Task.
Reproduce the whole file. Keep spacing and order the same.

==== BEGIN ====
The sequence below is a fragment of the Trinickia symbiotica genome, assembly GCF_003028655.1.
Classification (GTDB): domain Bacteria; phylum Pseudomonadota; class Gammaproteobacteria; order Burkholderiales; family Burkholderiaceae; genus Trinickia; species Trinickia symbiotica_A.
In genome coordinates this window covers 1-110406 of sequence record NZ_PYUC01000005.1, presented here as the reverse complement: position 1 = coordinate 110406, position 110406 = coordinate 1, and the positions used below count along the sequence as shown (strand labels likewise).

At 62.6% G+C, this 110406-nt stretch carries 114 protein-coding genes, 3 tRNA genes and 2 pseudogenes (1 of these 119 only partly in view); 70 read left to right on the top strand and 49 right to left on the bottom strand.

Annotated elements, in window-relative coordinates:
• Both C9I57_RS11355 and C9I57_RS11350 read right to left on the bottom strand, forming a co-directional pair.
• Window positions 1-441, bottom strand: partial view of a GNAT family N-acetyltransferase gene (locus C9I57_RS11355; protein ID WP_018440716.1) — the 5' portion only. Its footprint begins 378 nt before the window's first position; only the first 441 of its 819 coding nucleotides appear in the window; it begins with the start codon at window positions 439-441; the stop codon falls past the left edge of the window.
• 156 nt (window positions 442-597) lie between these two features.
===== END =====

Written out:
The sequence below is a fragment of the Trinickia symbiotica genome, assembly GCF_003028655.1.
Classification (GTDB): domain Bacteria; phylum Pseudomonadota; class Gammaproteobacteria; order Burkholderiales; family Burkholderiaceae; genus Trinickia; species Trinickia symbiotica_A.
In genome coordinates this window covers 1-110406 of sequence record NZ_PYUC01000005.1, presented here as the reverse complement: position 1 = coordinate 110406, position 110406 = coordinate 1, and the positions used below count along the sequence as shown (strand labels likewise).

At 62.6% G+C, this 110406-nt stretch carries 114 protein-coding genes, 3 tRNA genes and 2 pseudogenes (1 of these 119 only partly in view); 70 read left to right on the top strand and 49 right to left on the bottom strand.

Annotated elements, in window-relative coordinates:
• Both C9I57_RS11355 and C9I57_RS11350 read right to left on the bottom strand, forming a co-directional pair.
• Window positions 1-441, bottom strand: partial view of a GNAT family N-acetyltransferase gene (locus C9I57_RS11355; protein ID WP_018440716.1) — the 5' portion only. Its footprint begins 378 nt before the window's first position; only the first 441 of its 819 coding nucleotides appear in the window; it begins with the start codon at window positions 439-441; the stop codon falls past the left edge of the window.
• 156 nt (window positions 442-597) lie between these two features.